Tuesday, April 28, 2015

Frank Boggs Celebrates "71 Years of Song"

[Photo: Very early Frank, first artist with Word Records]
A once-in-a-lifetime event is more relaxed the second time around.  Seventy years after he first sang professionally, Frank Boggs brought in soloists and speakers from all over the country to help him remember his career.  A year later, a group of close friends and loyal locals came together more to appreciate and support what Frank calls "this kind of music" sadly missing from public and church life these days.

Songs were arranged in sets according to theme, such as "Heaven," "Jesus," and Spirituals.  Frank contributed anecdotes about when he met (reluctantly!) pop-Gospel star Andrae Crouch and prominent Anglican evangelical John Stott.

But mostly we had music.  Frank started us off with his rendition of Crouch's "Through it All," acting the words as if it were a dramatic soliloquy.  "I've been lots of places / I've seen lots of faces / There've been times I didn't know right from wrong...."

Now, I may have an insight into Frank's secret of success, as we share an appreciation of live musical theatre.  When I was a student of Frank's at Westminster in the 1970s, he encouraged me to explore musicals of Stephen Sondheim and the dramatic nuances of singers whose repertoire includes show music, Cleo Laine, Bobby Short, and Mabel Mercer.

When Frank conducts the Georgia Festival Chorus, a group he founded a couple decades ago, his gestures draw drama out of the group, 120+ singers rising and falling, giving dramatic emphasis. He punched the air on certain syllables of "The Majesty and Glory of Your Name" to turn the chorus into a single personality, responding to the emotional highs and lows of the lyrics.  The number got a rare mid-concert standing ovation.

While pieces were conducted by his deputies David Scott, Michael Cromwell, and Ken Terrell, Frank was often singing the bass part from his seat on the side.

Though pianists Cathy Adams and David Carnes and organist Phillip Allen bring fine technique and a variety of colors to the music, the chorus is at its best when singing a cappella, as in the penultimate verse of "Jesus Paid it All."  The voices blend to produce a powerful sound, rich and warm.

Happy anniversary, Frank!  The Lord bless you and keep you adding to your legacy as you teach new generations to be sensitive to the words as well as the musical markings.

Sunday, April 19, 2015

Philip Glass: An Affinity with Bach?

"Do you think you have a special affinity with Bach?"

Terry Gross asked this of composer Philip Glass on NPR's program Fresh Air.  They were discussing Glass's new memoir Words Without Music, recently published.  

Glass deflected the question with humor, laughing that his teacher Nadia Boulanger had "pounded" Bach into him.  Indeed, Boulanger would extract an alto part from a Bach piece and Glass could derive Bach's bass line and melody from it.     

A longtime fan of Glass, I'm on the same page with Terry Gross: I've always thought of Glass as a Bach for our day.   As Gross mentioned, arpeggiated chords and rapid scales are characteristics of both composers.   They re-arrange old music for different instruments to present under new titles. Both directed small ensembles to perform their own works.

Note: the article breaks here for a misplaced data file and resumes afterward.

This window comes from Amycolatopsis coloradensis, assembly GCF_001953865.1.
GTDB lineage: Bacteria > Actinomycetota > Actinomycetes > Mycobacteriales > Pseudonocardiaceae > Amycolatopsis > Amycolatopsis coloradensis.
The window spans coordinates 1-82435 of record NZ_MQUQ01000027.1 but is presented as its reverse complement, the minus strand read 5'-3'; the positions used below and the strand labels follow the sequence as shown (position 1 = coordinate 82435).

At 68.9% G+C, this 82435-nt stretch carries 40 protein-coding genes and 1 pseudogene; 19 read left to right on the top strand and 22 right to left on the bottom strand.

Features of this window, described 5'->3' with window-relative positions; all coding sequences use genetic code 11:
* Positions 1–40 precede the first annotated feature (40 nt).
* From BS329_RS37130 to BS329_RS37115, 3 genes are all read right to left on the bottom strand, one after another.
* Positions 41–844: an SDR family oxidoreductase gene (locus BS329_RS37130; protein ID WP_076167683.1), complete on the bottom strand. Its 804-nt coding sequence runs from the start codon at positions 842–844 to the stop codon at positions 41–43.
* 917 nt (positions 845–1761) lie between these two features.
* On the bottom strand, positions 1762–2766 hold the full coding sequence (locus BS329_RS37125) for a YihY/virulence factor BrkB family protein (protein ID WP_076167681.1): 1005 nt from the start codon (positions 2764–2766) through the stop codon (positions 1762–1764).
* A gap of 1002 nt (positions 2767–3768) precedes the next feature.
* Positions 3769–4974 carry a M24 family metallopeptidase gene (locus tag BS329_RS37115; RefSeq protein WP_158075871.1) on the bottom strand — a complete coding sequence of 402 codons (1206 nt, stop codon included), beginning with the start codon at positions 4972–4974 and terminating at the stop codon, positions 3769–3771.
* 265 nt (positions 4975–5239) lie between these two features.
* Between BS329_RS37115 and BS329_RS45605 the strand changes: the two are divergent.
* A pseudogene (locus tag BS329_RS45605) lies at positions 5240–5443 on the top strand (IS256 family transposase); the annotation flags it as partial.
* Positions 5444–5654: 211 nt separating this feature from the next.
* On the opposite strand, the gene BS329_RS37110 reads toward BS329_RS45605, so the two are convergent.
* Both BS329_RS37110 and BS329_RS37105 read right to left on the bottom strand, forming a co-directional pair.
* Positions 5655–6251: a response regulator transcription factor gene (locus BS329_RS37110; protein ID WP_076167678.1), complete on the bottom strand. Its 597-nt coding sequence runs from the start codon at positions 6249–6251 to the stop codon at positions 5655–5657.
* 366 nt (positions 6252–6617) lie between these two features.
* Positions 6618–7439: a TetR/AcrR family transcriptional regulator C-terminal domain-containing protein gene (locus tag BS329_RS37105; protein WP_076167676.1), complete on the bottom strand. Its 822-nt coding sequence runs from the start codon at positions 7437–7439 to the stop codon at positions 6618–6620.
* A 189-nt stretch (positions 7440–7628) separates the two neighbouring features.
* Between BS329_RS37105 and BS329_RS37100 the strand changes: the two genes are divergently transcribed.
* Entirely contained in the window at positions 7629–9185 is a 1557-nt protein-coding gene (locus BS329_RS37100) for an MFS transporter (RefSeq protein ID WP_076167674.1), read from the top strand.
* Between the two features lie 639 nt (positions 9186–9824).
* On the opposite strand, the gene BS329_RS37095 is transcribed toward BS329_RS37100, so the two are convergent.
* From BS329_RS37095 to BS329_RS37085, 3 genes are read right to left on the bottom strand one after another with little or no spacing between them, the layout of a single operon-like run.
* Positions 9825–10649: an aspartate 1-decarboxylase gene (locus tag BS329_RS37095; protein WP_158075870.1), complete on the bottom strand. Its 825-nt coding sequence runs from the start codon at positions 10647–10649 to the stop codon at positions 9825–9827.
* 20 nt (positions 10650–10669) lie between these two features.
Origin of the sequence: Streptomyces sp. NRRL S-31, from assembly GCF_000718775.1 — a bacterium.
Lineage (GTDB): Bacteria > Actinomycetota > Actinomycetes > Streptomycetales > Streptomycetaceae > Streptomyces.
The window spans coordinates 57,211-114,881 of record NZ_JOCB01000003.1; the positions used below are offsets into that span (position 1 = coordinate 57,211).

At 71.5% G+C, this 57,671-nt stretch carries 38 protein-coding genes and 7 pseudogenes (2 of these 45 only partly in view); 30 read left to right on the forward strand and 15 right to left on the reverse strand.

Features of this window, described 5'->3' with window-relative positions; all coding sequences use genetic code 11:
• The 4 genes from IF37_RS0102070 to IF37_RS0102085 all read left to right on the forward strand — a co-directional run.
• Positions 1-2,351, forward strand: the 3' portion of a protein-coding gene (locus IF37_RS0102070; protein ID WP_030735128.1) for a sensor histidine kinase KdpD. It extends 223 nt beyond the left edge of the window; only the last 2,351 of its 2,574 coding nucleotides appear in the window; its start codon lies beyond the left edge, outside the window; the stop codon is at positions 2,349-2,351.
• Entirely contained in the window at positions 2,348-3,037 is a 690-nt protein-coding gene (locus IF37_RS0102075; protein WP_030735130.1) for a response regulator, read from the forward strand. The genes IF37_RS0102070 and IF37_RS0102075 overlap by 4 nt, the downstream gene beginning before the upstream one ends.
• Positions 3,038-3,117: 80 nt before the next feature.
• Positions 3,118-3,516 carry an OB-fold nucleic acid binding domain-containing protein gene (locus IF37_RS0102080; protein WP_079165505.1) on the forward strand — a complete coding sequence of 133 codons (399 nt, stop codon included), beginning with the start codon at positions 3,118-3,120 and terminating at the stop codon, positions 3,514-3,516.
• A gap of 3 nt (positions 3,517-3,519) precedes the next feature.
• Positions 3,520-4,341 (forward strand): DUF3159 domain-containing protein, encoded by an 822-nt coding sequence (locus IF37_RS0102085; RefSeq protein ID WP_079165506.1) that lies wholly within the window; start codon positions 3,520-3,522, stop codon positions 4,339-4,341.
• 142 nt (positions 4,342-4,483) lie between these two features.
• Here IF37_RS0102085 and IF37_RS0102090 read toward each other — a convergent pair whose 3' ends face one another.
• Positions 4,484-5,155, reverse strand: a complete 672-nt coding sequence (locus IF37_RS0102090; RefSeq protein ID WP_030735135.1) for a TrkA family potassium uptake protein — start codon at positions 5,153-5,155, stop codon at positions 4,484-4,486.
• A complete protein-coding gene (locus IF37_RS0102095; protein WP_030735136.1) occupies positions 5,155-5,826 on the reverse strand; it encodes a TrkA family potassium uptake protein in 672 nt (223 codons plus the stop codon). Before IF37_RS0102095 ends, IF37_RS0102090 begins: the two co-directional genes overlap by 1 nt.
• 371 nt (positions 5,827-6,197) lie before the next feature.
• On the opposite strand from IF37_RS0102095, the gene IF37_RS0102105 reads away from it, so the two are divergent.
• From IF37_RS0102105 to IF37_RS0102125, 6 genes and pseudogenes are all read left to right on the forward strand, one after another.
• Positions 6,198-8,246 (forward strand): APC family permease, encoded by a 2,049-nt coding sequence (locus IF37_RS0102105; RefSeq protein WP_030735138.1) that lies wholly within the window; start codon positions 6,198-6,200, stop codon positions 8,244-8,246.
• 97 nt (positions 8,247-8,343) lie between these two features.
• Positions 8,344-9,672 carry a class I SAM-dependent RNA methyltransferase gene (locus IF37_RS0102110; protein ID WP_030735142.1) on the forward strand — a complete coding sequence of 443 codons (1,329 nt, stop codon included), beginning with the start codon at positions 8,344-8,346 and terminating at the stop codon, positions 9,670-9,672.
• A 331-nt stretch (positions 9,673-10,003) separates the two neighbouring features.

Having read the memoir, and having recently seen Scott Hicks' documentary Glass: A Life in Twelve Parts, I have fresh insights into Glass's affinity for Bach.

The composers seem to stand in roughly analogous positions to the concert music of their times. Bach was a bit isolated from the musical mainstream in his day, stuck in a backwater parish and unappreciated, but his work came to define what we hear in tuning, harmony, and key relationships;  Glass, though a gregarious artistic collaborator, remains isolated in the niche he carved for himself during the 1970s and 80s, and yet his work "permeates" our culture. So said the judges of Canada's biennial Glenn Gould Prize who honored Glass this year.

Their music shares a quality of feeling that transcends the personal.  I hear the orchestral preludes to both Bach's St. John's Passion and Glass's opera Aknaten as giving us the same sense of roiling notes, implacable forward movement, and tightly sprung energy, detached from the personal inner-drama we're accustomed to hearing in Romantic music. Glass aimed for a quality he found in cutting-edge theatre of the 1960s, especially by Beckett and Richard Foreman, a "detachment" from the world of the rational storytelling to reach "transcendent" emotions (Glass, Kindle edition location 3233).  Glass prized "joy" in Beckett's work, a "clearing of the decks" (i.e., of dense personal expressions such as plays by Tennessee Williams and Arthur Miller), and humor (1699).   He credits John Cage for the insight that the joy and feeling come from the cognitive work performed by the listeners (1552).

A "quality of feeling that transcends the personal" would be a pretty good definition of "spirituality," something quite apart from Bach's devout Lutheran faith or Glass's many years of yoga, travels to eastern shrines, his photo with the Dalai Lama, or his sessions with a Native American shaman.  Glass's choice of texts and subject matter often take us to a place where the world as the character knows it is challenged at its root.   (See links below for my articles about Glass's works on Gandhi, Kepler, Aknaten, and "barbarians at the gate";  I'm thinking also of The Making of the Representative from Planet 8, his opera with librettist Doris Lessing about a planet that learns to accept its rapid extinction.  I saw that in Houston, 1988 -- not a success, though Glass suggests that strife between director and designer were to blame (4969).) 

Compare their catalogs to find books of etudes, suites for solo cello, and encyclopedic works that methodically demonstrate all the composer's techniques, such as Bach's Art of the Fugue and Glass's Music in Twelve Parts.   This is music as music, written for study, for exercise; but anyone who attends closely to the form will find "feeling has become unrelated to the actual material you're attending to" (3238).